10to sample and purchase over 4,600 different cheeses in the Cheese Pavilion. The show features various attractions such as
11cheese making demonstrations, trophy presentations, and live cookery demonstrations [^2^].
13The Great British Cheese Festival, although not as large as the other two events, is also a notable cheese event. It 
14hosts the British Cheese Awards, where the best cheeses are awarded bronze, silver, and gold medals, judged by food 
15experts and farmers. All cheeses are tasted blindly, and the winners can display their awards during the festival.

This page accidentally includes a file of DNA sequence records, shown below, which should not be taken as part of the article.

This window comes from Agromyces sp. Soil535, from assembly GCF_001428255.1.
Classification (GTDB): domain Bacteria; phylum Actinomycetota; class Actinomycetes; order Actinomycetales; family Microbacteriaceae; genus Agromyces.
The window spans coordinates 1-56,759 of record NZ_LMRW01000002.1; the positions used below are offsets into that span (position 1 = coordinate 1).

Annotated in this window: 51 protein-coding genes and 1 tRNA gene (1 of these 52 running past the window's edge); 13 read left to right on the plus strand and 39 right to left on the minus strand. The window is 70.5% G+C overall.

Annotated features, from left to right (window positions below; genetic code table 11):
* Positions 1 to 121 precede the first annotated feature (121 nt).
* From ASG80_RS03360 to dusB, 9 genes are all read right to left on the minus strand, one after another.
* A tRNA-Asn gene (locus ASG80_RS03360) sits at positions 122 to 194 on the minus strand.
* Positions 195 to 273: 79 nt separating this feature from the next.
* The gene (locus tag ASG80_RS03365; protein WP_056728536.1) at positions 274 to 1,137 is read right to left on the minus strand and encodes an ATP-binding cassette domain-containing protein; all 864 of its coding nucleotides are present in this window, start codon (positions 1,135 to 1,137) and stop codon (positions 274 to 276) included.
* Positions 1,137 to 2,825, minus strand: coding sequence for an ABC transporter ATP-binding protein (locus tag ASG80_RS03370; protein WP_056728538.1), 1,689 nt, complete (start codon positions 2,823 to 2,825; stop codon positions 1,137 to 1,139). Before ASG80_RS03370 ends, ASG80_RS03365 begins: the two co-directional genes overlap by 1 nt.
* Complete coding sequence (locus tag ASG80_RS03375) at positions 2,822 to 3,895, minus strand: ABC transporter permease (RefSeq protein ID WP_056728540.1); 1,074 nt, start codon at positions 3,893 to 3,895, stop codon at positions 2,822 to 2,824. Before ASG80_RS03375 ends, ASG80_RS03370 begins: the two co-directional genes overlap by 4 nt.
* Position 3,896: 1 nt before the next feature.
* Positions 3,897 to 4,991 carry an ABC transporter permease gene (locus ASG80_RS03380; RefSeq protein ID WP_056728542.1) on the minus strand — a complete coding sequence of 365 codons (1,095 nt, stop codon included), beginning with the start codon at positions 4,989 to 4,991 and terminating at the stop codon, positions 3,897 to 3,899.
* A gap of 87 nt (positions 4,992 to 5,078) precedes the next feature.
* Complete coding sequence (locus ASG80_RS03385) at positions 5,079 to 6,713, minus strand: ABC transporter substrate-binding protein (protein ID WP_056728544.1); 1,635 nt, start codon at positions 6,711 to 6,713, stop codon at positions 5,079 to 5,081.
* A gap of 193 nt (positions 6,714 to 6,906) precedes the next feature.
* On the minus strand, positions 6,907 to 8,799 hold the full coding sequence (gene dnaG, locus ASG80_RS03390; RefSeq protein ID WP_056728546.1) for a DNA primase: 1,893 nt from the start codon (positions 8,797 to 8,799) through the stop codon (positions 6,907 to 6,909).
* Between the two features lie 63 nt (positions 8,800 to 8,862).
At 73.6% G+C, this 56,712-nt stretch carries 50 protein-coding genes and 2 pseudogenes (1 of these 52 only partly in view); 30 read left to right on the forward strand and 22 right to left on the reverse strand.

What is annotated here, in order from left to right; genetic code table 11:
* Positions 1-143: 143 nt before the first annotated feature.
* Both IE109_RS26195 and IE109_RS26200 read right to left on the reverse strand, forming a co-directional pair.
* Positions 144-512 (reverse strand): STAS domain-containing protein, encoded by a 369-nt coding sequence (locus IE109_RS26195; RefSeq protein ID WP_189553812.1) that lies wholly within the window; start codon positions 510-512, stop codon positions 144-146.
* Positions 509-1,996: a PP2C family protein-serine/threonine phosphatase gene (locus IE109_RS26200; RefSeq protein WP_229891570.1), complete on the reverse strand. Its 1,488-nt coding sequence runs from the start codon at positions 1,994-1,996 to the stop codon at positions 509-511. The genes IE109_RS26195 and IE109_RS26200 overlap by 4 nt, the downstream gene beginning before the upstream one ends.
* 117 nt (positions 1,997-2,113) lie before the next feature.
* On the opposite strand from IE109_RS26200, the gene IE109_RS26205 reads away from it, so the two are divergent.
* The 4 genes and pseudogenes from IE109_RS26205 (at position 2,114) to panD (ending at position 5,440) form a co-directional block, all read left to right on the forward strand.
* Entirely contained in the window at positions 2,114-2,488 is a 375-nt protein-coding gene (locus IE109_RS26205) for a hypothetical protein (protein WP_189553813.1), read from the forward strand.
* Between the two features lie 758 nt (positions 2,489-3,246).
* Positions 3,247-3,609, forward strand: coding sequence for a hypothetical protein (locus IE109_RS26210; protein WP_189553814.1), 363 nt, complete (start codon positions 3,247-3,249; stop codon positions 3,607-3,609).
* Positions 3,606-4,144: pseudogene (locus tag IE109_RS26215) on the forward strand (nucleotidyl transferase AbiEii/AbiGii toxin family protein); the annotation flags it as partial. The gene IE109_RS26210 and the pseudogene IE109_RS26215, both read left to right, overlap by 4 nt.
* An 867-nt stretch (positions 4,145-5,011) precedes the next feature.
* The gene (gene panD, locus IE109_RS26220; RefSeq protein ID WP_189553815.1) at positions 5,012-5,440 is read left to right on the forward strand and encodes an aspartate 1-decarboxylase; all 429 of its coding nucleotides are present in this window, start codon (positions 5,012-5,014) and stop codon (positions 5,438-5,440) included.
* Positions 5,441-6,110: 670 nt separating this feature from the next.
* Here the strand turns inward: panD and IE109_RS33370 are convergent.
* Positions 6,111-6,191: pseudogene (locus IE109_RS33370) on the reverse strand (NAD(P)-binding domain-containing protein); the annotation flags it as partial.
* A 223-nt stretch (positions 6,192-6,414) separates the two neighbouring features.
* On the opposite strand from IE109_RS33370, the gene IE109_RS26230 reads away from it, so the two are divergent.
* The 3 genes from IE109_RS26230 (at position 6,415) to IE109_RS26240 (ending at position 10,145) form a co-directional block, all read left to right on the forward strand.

16The festival typically includes seminars, masterclasses, and cheesemaking demonstrations [^3^].
18In conclusion, both the Lucerne Cheese Festival and the International Cheese Awards are considered some of the biggest 
19cheese sporting events worldwide.
21[^1^]: (
22[^2^]: (
23[^3^]: ("

And if we ask ChatGPT the same question…


I’m not sure which of these answer is more correct, and it doesn’t matter for the purposes of this example. The point is that we were able to retrieve and include our own information, external to the model, and make it use that information in it’s response.
It’s clear how many amazing use cases there are for something like this!

Hopefully this high level toy example was able to shed some light on what a RAG based system may look like. Checkout the additional resources linked before for more in-depth information. Thanks for reading!

Additional resources